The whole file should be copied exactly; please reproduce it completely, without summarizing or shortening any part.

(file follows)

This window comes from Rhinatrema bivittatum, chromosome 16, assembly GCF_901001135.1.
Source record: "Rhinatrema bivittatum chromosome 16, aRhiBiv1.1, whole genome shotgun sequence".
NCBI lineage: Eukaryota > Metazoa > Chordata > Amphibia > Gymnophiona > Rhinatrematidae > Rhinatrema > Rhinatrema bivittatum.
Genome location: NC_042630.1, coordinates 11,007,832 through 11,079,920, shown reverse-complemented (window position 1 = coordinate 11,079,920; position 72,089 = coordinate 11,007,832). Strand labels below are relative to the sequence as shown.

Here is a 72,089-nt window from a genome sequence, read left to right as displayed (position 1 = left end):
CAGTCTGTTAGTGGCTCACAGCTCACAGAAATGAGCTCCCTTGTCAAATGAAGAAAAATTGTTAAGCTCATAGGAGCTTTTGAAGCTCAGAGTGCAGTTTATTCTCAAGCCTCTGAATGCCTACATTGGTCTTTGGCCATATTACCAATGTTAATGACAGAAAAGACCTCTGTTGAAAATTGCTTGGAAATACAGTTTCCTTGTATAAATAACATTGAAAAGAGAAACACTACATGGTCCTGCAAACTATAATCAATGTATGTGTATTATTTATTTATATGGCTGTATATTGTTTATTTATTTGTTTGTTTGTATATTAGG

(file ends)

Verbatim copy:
This window comes from Rhinatrema bivittatum, chromosome 16, assembly GCF_901001135.1.
Source record: "Rhinatrema bivittatum chromosome 16, aRhiBiv1.1, whole genome shotgun sequence".
NCBI lineage: Eukaryota > Metazoa > Chordata > Amphibia > Gymnophiona > Rhinatrematidae > Rhinatrema > Rhinatrema bivittatum.
Genome location: NC_042630.1, coordinates 11,007,832 through 11,079,920, shown reverse-complemented (window position 1 = coordinate 11,079,920; position 72,089 = coordinate 11,007,832). Strand labels below are relative to the sequence as shown.

Here is a 72,089-nt window from a genome sequence, read left to right as displayed (position 1 = left end):
CAGTCTGTTAGTGGCTCACAGCTCACAGAAATGAGCTCCCTTGTCAAATGAAGAAAAATTGTTAAGCTCATAGGAGCTTTTGAAGCTCAGAGTGCAGTTTATTCTCAAGCCTCTGAATGCCTACATTGGTCTTTGGCCATATTACCAATGTTAATGACAGAAAAGACCTCTGTTGAAAATTGCTTGGAAATACAGTTTCCTTGTATAAATAACATTGAAAAGAGAAACACTACATGGTCCTGCAAACTATAATCAATGTATGTGTATTATTTATTTATATGGCTGTATATTGTTTATTTATTTGTTTGTTTGTATATTAGG